STILL POND AND CREEK—Just three miles below the mouth of the Sassafras, also along the Bay’s Eastern Shore, you’ll find Still Pond, and beyond it, through a narrow entrance, Still Creek. If the wind is from the northeast or southwest, you can anchor outside in the lee of the appropriate shore in eight or nine feet. For better protection, thread your way through the marked entrance to Still Creek. Here you’ll find a lovely protected area with plenty of room to anchor. It gets crowded on summer weekends, but in a storm, you won’t care.
WORTON CREEK—Another three miles below Still Pond, you’ll find Worton Creek. There is plenty of room and deep water outside the creek entrance, with north-south protection, but farther in, behind the spit of land, is a large bay with moored boats, several marinas and places to drop anchor. Well inside, opposite Worton Creek Marina, you’ll find six or seven feet nearly to the Western Shore. You’ll also find some supplies and a very nice restaurant at the marina.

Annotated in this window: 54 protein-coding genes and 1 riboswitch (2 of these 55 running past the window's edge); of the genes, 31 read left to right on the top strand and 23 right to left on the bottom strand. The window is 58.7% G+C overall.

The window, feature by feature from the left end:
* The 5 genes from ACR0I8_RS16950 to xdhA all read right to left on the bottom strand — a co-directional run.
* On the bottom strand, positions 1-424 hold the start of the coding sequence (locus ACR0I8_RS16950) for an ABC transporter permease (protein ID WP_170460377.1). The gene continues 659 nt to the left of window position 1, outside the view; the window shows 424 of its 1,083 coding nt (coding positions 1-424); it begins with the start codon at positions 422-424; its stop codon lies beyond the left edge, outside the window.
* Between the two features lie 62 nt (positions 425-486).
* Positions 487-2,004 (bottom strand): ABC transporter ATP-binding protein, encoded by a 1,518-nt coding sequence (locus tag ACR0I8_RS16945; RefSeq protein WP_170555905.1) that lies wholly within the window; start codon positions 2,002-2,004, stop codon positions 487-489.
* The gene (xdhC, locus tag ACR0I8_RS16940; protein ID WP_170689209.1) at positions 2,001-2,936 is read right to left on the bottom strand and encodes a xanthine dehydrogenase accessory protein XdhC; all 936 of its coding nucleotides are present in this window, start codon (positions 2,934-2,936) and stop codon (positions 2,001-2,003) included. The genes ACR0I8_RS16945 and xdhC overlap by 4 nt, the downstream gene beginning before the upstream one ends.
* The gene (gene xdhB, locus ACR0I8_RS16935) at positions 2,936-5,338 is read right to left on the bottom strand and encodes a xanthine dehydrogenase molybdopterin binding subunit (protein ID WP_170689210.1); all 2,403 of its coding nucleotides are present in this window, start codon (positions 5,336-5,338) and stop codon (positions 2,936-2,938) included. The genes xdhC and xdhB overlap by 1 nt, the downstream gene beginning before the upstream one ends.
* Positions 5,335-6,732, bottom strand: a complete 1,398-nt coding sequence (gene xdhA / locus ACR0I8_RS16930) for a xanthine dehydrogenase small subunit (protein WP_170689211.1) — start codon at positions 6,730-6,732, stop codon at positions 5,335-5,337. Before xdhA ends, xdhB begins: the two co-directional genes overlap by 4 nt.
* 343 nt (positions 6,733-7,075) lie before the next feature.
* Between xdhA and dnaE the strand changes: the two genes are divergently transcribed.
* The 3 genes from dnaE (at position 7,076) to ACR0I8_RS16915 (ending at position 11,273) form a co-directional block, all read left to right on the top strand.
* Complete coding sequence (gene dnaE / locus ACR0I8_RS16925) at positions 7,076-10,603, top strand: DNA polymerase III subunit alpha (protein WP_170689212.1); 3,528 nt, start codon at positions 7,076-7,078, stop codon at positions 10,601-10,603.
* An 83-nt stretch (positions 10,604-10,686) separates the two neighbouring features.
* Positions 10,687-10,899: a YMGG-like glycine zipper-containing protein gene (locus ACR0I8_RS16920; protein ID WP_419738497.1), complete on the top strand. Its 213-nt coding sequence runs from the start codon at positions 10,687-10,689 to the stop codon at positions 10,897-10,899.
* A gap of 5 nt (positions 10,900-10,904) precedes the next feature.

HAWK COVE AND MIDDLE RIVER—For a quick Western Shore refuge, dive behind Hart-Miller Island, hugging either the southeast or west shore, as appropriate. You’ll find plenty of room in Hawk Cove and about eight feet or so. For long-term protection, continue into Middle River. Sue Creek, the first to port, has about seven feet inside but shallows to three or four very quickly. A better choice is Galloway Creek, though that is open to the south. Better yet, go on to Frog Mortar Creek, where you can choose an anchorage just off the channel at several points on the way up. Hawk Cove is about three miles off the Bay’s western channel, and Frog Mortar about six.